Posts Tagged legislature
Governor Jon Huntsman has proposed state budget cuts of 7 percent. Not to be outdone, the Utah Senate Republicans are proposing cuts of a whopping 15 percent.
Senators feel the cuts will be needed to offset further revenue declines, which may come with February estimates. They are preparing for the worst, but discussed lesser cuts if revenue totals allow for it. They met at the Little America Hotel in a closed-door retreat.
While Huntsman is calling for cuts across the board, the senators are willing to cut nearly all departments including education, but roads projects, no so much.
Transportation will see its proportional cut of funding, but won’t see more the extreme cuts proposed by Huntsman, if the Senate majority has its way.
“Looking back at past years, [transportation funding] was considered another rainy day fund,” Killpack said. “We had a little more confidence in our friends at the federal level back then, but those days seem to be gone. Too much of our economic development and well-being rely on solid transportation project funding.”
No doubt there’s fat in the state budget, but I’m concerned that the transportation budget remains sacred above all the rest. Pardon my paranoia, but it sounds fishy to me. Perhaps the senators need to be a little less gung ho, and consider the guv’s more moderate across-the-board cuts.
And a word on Sunshine Laws, ethics, and meeting in secret:
Did you notice the senators “met . . . in a closed-door retreat”? Some years ago they passed a law commonly referred to as the Sunshine Law that required local government entities to meet only in properly announced public meetings except for some very limited exceptions (such as, to discuss a real estate purchase or a personnel matter, I think that’s about it). But of course, the legislature made itself exempt from this law.
Since ethics is another big topic on the table for this coming session, I’d like to see the legislature submit itself to the same rules it has placed upon other government entities. Stop meeting behind closed doors to do the people’s business. It makes it look like you have something to hide and makes us distrust you.
Let the sunshine in, brethren.
We’ll make this like a little game of Connect the Dots, Utah Legislature version.
The SL Trib reports:
Critics hope that, without water plans for Utah’s first nuclear power plant will evaporate.
To that end, they recently filed formal protests with the State Engineer’s Office aimed at stopping the Kane County Water Conservancy District from preserving its right to 29,600 acre-feet of water already under lease by the reactor’s developers.
Utah law puts the public’s needs first, giving communities extra flexibility to ensure any future needs of their residents. [snip]
Aaron Tilton, chief executive officer of Transition Power Development LLC, the company behind the 1,500-megawatt nuclear station, is paying the water district $100,000 a year to lease the water right. His company also has promised $500,000 a year after five years, and $1 million a year once the plant comes online (emphasis mine).
“We haven’t even paid much attention to it,” Tilton said, noting that he hasn’t seen the protests.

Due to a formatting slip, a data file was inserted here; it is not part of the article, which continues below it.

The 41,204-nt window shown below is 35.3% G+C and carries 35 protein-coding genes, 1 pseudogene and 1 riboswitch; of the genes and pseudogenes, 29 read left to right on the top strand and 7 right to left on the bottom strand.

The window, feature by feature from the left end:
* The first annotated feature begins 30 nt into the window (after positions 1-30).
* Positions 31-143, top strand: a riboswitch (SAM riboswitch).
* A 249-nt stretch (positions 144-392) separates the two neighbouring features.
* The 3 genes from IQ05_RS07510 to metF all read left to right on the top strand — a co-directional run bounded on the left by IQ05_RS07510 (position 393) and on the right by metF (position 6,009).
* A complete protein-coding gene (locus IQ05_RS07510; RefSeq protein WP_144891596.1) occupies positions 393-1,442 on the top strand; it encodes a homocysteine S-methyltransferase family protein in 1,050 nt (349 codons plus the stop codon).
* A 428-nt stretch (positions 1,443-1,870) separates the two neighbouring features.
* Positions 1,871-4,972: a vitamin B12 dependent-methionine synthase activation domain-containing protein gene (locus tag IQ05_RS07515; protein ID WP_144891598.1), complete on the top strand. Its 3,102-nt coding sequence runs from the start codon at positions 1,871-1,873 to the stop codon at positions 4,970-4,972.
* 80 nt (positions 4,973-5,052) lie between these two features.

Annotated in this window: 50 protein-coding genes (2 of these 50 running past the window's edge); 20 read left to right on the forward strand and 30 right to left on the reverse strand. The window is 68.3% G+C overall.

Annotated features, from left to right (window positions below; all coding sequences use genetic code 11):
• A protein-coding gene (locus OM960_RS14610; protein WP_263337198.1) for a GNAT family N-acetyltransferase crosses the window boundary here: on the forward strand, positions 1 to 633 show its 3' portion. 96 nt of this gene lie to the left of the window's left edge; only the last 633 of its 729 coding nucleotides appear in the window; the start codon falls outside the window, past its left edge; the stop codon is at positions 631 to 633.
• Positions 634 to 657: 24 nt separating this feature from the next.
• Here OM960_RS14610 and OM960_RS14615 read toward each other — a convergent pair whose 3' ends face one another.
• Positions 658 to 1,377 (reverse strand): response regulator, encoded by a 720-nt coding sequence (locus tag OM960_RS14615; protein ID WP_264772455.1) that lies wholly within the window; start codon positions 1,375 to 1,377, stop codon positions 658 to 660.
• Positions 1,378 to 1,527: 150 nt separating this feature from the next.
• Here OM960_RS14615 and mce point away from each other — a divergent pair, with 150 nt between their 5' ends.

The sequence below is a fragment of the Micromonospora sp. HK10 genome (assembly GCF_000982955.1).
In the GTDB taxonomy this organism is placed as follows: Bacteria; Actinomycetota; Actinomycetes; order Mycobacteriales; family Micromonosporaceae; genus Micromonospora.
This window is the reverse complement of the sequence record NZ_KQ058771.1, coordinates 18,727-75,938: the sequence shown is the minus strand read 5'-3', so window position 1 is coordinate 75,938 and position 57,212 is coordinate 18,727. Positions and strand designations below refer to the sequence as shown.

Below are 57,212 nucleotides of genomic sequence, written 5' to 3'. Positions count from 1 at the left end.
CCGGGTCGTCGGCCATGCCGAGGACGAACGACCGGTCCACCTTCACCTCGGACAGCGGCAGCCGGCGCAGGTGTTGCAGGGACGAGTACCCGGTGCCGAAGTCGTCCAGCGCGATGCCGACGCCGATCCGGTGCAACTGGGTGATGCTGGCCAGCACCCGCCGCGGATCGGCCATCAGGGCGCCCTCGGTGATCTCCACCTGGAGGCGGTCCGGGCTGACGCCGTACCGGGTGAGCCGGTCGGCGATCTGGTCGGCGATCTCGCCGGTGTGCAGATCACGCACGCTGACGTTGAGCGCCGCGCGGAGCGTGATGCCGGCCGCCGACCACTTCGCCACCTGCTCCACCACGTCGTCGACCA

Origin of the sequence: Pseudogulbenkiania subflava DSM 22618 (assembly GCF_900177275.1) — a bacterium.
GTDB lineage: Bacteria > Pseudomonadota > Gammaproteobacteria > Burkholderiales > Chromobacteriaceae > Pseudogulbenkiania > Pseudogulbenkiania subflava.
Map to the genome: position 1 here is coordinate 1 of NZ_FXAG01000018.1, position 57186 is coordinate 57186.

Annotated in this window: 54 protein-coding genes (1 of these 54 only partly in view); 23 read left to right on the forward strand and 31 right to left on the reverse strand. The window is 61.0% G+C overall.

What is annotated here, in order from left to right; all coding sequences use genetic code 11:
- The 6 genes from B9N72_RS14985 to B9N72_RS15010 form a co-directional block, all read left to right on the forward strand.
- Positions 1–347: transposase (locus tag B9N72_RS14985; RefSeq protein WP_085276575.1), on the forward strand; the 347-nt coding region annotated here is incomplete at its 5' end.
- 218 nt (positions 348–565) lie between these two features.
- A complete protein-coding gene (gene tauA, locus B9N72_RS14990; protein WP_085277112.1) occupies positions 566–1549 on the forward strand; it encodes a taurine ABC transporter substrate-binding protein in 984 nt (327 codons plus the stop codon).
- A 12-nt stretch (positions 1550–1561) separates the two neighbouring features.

Mike Noel, the water district’s administrator, isn’t worried either. [snip]
“Their agenda is to stop any construction and growth in Utah,” Noel said. “It’s not an environmental agenda. It’s a no-growth agenda.”
- Aaron Tilton is chief executive officer of Transition Power Development LLC.
- Mike Noel is the exeuctive director of the Kane County Water Conservancy District.
- Noel is chairman of the Legislature’s Public Utilities and Technology Committee, and Tilton is vice chairman.
- Both men are members of the Public Utilities and Technology Interim Committee, which is co-chaired by Noel. The interim committee heard extensive testimony for and against nuclear power in its July and September  meetings.
- A bill to assist utilities in building nuclear power plants was discussed extensively by the Public Utilities Interim Committee on July 18 and Sept. 19  (emphasis mine).
- Concerning the bill that was discussed July 18 and Sept. 19, Tilton said that he has no conflicts of interest. “I really don’t have a conflict of interest, because I’m not a regulated utility,” he said, and the bill dealt with those utilities.”
- On his Declaration of Conflict of Interest form, Noel noted that he was associated with several groups: Michael E. Noel Environmental Consulting, Flood Canyon Ranch and Kane County Water Conservancy District. But he said it was not a conflict to co-chair the committee that is considering legislation involving a nuclear power plant. “The district is a public entity, like a city, a community, leasing water to them,” meaning the nuclear power plant, he said. ‘We’re a public utility. I work for the water district as a paid employee.'”
So if you own/run a business or if you control a public works operation, and you also have legislative power recommending approval or regulation of those things, would that be a conflict of interest? Just asking.
And remember, this post is not about the merits of nuclear power in Utah, it is about conflict of interest. Interestingly enough, the Salt Lake Tribune recently had an article entitled, New Utah House Speaker Clark says ethics reform top priority. As we saw with recent ethics investigations in the Utah legislature, our ethics laws are so puny, it doesn’t matter how blatant the misbehavior of our elected officials, no actual rules are ever broken.
UPDATE: I corrected the date and link to my original post on this topic.